March 23, 2007

In the Kitchen

I blew it.

When I was in my early twenties, and living in a huge house in Germantown with a parade of boarders, I let my chances pass me by.

Sharing a kitchen with several folks who were more accomplished cooks, I cheerfully volunteered myself for cleanup duty, when what I should have been doing was looking over their shoulders and learning.

I am a decent cook now, but I regret not having taken advantage of opportunities earlier in life to build my recipe list and skill set.

Much of what I learned about cooking from my mother I learned through observation – she was shocked to discover that I didn't need to consult a recipe to make her lentil soup, which she had in turn learned from my grandmothers. I had just seen her do it so many times that I could replicate it from memory.

I'm still learning. Tried to make my friend S's mushroom risotto a few weeks back; it was okay, but not as good as hers. Will have to go back for a refresher.


And in the meantime, I'm trying to make sure that D is comfortable in the kitchen. He can already crack eggs and chop celery with the best of them. And yesterday, when I picked him up at school, he and a young friend were excitedly extolling the taste sensation they'd created from "all ingredients what we found in nature!" It was basically a bucket full of mud. ("And stones, like in stone soup!") I expressed skepticism. "You don't eat the MUD, Mommy... just try the water... it's from puddles!" He was so excited and proud of himself.

And you know, it wasn't half bad.

(Thanks to the women of Sunday Scribblings
for their continuing inspiration.
And don't worry...he hasn't cut himself yet,
which is more than I can say for myself.
)

23 comments:

Lucy said...

it's great that u are teaching him cooking skills. He will have fond memories of the kitchen

Britt-Arnhild said...

Yes, cooking is mostly learning by watching, and learning by doing. I love to teach my kids.

Regina Clare Jane said...

Hee hee- stone soup! I mention that too, in my post!
It's great your little one is so excited- it's especially important for boys (and men) to know their way around a kitchen!

gautami tripathy said...

Add some vegetables to that stone soup. He won't know better!


gautami
Cook up a tale

Stacy said...

First! Well done.

And how about some risotto for Sunday supper? A lesson you can taste.

Bug said...

So cute. I love that you tried the water. :)

hundred and one said...

I love lentil soup. Any chance of the receipe? Pretty please?

Mardougrrl said...

Kids are great! I love the indigant voice, "You don't eat the MUD." LOL. It's wonderful that you learned cooking at your mom's knee, and your son is learning from you.

boliyou said...

That's wonderful... you learning from your mom, your son learning from you. And so proud of his accomplishment! Major mom points for trying the soup.

Pigeon said...

Excellent scribble! It's wonderful that you're teaching your son cooking, I wish my mother had taught me more.

leonie said...

i wish i could have spent more time in the kitchen with my mother too, though she has lived close by the last couple of years, which has been fun. great that you are still learning and also being taught by the sounds of it!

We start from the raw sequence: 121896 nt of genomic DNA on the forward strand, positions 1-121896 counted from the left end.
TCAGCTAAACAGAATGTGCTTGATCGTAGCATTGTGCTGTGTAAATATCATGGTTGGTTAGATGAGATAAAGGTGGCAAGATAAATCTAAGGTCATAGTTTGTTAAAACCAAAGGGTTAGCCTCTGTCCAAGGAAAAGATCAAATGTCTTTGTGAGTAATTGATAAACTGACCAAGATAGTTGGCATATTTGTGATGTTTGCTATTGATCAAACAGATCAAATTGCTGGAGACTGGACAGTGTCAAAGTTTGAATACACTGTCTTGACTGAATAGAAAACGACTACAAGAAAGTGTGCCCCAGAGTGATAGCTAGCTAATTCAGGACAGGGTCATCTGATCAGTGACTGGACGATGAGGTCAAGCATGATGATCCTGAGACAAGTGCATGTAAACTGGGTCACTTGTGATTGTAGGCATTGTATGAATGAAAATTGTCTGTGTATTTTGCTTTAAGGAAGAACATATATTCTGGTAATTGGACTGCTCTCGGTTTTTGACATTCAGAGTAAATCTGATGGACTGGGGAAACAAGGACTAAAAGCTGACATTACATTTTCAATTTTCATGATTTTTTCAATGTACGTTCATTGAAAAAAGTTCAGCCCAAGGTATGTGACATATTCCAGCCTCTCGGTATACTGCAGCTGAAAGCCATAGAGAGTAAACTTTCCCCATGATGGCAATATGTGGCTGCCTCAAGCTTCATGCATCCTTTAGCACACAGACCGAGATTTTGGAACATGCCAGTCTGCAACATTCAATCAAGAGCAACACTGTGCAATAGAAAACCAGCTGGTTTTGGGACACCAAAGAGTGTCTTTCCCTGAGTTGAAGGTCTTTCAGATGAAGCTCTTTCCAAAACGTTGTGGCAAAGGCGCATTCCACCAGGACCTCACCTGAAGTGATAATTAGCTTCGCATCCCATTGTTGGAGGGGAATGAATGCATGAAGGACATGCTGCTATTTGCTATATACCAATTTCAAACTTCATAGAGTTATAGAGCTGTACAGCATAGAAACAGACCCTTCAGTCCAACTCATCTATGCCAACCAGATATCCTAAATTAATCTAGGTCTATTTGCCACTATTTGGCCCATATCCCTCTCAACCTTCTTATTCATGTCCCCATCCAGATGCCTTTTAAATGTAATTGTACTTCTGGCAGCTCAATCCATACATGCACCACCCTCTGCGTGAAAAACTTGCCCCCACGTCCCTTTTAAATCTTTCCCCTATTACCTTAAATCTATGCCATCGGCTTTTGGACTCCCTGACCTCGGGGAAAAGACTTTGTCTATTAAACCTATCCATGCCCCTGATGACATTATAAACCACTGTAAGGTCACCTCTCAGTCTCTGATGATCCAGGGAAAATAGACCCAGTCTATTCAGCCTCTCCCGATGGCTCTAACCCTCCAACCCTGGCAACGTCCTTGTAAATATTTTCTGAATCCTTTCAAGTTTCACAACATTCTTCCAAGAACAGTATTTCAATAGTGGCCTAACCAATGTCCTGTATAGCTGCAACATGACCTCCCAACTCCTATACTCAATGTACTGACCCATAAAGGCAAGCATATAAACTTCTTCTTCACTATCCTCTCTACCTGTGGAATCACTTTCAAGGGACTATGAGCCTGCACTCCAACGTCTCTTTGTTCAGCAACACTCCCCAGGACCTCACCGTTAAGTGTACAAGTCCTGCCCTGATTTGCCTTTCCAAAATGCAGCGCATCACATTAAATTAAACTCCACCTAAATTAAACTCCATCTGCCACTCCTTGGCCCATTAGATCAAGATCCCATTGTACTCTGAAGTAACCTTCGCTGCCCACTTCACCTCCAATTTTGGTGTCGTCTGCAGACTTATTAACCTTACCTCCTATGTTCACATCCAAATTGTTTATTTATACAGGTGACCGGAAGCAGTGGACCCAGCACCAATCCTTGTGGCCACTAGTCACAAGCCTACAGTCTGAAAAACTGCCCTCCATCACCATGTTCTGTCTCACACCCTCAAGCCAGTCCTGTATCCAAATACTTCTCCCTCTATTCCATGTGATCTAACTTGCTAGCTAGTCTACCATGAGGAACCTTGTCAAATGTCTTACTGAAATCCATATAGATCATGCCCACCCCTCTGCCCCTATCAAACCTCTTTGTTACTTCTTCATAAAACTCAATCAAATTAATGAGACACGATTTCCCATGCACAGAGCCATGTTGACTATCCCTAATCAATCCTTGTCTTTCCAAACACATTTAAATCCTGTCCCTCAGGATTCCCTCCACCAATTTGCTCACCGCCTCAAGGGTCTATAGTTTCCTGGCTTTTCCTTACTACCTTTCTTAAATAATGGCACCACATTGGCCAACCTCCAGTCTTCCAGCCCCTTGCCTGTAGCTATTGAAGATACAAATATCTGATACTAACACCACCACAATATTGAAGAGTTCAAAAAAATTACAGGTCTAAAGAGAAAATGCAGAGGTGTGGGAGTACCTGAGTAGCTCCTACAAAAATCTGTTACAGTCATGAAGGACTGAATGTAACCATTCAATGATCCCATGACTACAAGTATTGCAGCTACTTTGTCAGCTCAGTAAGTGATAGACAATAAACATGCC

khambagirl said...

Its great that you are teaching your son how to cook. And really wonderful that you are already trying his creations! Well done!!!

Jennifer said...

ewww, mud pie. I can so relate that! As for the cooking, that's something that eludes me to this day.

homeinkabul said...

I have the same regret. That and not learning french when I lived with French speakers...

Nice post, thanks for sharing!

Patty said...

Great post. Love the thread from your grandmother to your mom to you to your son. And, of course, I love puddles!

cloudscome said...

Buddy loves to cook too. So far I have only taught him to make popcorn and mac and cheese. I better get a healthier cookbook!

I tagged you today as one of my favorite blogs.

TI said...

I love D's distinction between the mud and the water. And I love your post. You really capture how cooking skills are passed from person to person by observation and then ... practice. I'm sure your risotto will be excellent soon. The main thing with it is to be patient with the time between ladles of stock. If you rush it, it's never as good.

Rethabile said...

If you learned your lentil soup from your mum, you must make a mean one. I never learned from my mum's cooking, and I'm reminded of it every time i read a recipe.
*sigh*

spacedlaw said...

Lovely story...

Jone said...

Hooray for teching your son how to get around in the kitchen. My father modeled it well for me. Loved the stone soup story:)

Regina Clare Jane said...

Aww... what a cutie! He looks so intent on what he is doing! He's going to make a great whatever-he-chooses when he grows up!
Thanks, Shelley!

Kimberley McGill said...

It's never too early to bring kids into the kitchen! All my kids, boys and girls, took their turns there. It was usually fun for them, it was the learning to do your own laundry that caused a few feet to drag.

Great post. Would your son mind sharing that recipe for stone soup?

AnnieElf said...

Wonderful that you are passing along to D AND his friends. Would that my husband had HAD that experience. **sigh** Suffice it to say, BOTH our children cook.